iii. Dr. Rotstein testified that he would not have looked for the money, or would have taken action against his son. This leads to the clear conclusion that the demand was made as a result of the separation and to benefit their son in a subsequent litigation;
- Dr. and Mrs. Rotstein are elderly and Mrs. Rotstein is in poor health;
- Dr. Rotstein testified that he did not expect the money until the parties were able to afford to pay it back. The separation in this litigation has made that an improbability just as in the Poole case (referenced below); and,
- The Rotsteins Senior do not need the money.
44 Justice Mulligan in Klimm, at para. 29, also considered the following words of Heeney J. in Poole v. Poole,  O.J. No. 2154, 16 R.F.L. (5th) 397 (Ont. S.C.J.), where he considered the role of fairness in the trust determination:
There is a compelling reason for taking this good hard look at the reality of the situation. A debt constitutes a credit in the equalization calculation, and reduces the net family property of the spouse claiming the debt. This has a direct impact on the equalization payment due, by either reducing the amount that the party has to pay to the other (if he has the higher net family property), or increasing the amount that he will receive (if his net family property is lower). Fairness dictates that he should not receive a credit for debt, with the financial benefits that flow from that credit, if he will never be called upon to pay the debt.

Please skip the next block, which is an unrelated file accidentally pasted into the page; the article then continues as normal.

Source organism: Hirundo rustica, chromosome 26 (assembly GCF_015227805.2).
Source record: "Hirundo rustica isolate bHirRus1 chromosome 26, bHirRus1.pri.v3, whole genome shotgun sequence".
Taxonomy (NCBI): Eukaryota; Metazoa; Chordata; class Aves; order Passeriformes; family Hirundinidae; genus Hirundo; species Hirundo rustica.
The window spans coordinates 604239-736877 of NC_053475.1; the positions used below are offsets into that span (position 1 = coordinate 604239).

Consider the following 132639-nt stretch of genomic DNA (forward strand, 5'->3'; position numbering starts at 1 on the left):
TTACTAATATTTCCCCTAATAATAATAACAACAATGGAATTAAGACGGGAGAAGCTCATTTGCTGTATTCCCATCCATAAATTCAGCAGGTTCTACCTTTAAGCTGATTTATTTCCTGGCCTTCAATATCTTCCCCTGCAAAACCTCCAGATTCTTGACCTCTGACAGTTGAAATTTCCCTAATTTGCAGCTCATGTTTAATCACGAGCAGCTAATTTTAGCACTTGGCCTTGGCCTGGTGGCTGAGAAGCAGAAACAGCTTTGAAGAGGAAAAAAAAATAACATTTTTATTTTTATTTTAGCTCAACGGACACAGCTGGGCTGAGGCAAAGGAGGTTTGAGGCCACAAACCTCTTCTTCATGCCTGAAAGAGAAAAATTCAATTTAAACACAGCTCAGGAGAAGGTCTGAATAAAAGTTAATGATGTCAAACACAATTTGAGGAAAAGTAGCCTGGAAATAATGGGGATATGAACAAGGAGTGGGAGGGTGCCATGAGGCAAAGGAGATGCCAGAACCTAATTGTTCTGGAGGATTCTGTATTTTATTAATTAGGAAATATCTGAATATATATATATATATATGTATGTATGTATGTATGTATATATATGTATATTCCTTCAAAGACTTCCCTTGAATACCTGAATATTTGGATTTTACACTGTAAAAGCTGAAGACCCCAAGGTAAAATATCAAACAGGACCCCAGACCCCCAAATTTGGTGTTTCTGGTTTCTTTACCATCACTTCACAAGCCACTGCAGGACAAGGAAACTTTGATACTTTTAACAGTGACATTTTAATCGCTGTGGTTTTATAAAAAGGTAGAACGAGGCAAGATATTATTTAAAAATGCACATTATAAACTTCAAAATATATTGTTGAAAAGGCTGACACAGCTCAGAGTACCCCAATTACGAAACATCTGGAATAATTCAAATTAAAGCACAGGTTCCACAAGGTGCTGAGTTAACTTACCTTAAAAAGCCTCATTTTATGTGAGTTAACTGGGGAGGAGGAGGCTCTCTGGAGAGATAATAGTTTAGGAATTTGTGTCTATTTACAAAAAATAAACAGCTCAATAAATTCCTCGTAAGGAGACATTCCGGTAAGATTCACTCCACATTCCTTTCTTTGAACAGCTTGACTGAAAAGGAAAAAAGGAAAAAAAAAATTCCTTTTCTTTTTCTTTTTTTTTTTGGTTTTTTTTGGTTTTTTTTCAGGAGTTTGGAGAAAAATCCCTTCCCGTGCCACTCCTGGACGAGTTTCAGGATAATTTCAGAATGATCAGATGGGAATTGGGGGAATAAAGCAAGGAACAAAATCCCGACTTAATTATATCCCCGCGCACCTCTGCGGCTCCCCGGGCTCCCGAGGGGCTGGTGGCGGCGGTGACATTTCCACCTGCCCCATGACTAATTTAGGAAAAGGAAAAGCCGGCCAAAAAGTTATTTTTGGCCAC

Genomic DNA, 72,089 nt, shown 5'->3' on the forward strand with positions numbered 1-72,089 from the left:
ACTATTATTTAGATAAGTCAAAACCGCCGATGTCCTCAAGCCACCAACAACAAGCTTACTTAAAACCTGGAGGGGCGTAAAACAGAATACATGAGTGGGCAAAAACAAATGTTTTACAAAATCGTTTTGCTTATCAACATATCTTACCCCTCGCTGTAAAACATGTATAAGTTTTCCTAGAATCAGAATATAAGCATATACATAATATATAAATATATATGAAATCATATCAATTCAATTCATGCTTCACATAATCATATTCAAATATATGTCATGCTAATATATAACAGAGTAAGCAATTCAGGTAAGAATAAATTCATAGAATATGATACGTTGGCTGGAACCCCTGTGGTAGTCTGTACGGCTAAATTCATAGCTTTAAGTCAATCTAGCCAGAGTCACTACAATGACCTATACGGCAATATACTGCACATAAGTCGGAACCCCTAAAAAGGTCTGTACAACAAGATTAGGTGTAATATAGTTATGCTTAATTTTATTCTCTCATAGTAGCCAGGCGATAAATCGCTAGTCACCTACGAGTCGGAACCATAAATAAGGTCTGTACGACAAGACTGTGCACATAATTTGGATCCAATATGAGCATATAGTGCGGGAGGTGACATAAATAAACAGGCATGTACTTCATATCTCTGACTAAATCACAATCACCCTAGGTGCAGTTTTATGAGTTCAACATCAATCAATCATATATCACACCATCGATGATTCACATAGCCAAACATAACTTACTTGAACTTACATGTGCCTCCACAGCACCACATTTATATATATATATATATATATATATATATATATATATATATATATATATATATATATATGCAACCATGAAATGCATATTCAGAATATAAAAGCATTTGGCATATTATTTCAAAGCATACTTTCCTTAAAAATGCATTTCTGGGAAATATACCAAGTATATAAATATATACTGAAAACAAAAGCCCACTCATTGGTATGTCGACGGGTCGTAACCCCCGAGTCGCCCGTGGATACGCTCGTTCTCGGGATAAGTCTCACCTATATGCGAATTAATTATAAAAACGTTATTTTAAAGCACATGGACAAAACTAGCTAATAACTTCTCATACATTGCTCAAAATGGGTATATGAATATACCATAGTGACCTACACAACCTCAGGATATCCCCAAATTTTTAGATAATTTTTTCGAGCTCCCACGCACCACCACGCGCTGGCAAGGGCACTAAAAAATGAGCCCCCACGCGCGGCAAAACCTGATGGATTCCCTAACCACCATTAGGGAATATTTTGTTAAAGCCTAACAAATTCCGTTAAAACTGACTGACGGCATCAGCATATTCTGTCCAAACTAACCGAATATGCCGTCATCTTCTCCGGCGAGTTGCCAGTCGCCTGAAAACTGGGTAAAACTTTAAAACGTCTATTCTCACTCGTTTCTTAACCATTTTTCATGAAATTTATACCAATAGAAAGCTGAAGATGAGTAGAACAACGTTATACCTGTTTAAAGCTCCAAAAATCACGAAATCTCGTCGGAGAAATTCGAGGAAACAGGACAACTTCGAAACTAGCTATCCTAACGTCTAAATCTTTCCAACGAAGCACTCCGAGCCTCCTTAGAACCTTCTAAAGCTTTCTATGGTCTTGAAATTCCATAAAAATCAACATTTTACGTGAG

The case law is clear. If a spouse wishes to rely on a “loan” from a parent to reduce his or her net family property, he better have clear proof that a loan was intended.
That evidence should include:
- a promissory note or other proof of loan
- a clear manner for repayment
- provision of some security for the loan
- proof that this was not a gift as part of a gifting scheme to all of the lender’s children – ie an advance on an inheritance
- demands for repayment during the marriage
- partial payment on the loan during the marriage
- that there was an expectation of repayment
Loans to married children by parents should be properly documented at the time that the loan was made. If this is not done, the parent who is expecting repayment may not get it, after his child’s separation.
The moral of the story for parents of married children are if you are advancing money to your child, you are giving to his spouse as well, even if things go bad later on, unless clear steps are taken to prove that this was a loan.
What has to be done for parents loaning money to married children is that it has to be a loan, and treated as one, just as if you were loaning money to a stranger.
This is not a simple matter for any parent, and he or she should get some legal advice before loaning or gifting money to a married child.
As always, this is my opinion, and is general legal advice only.
March 9, 2015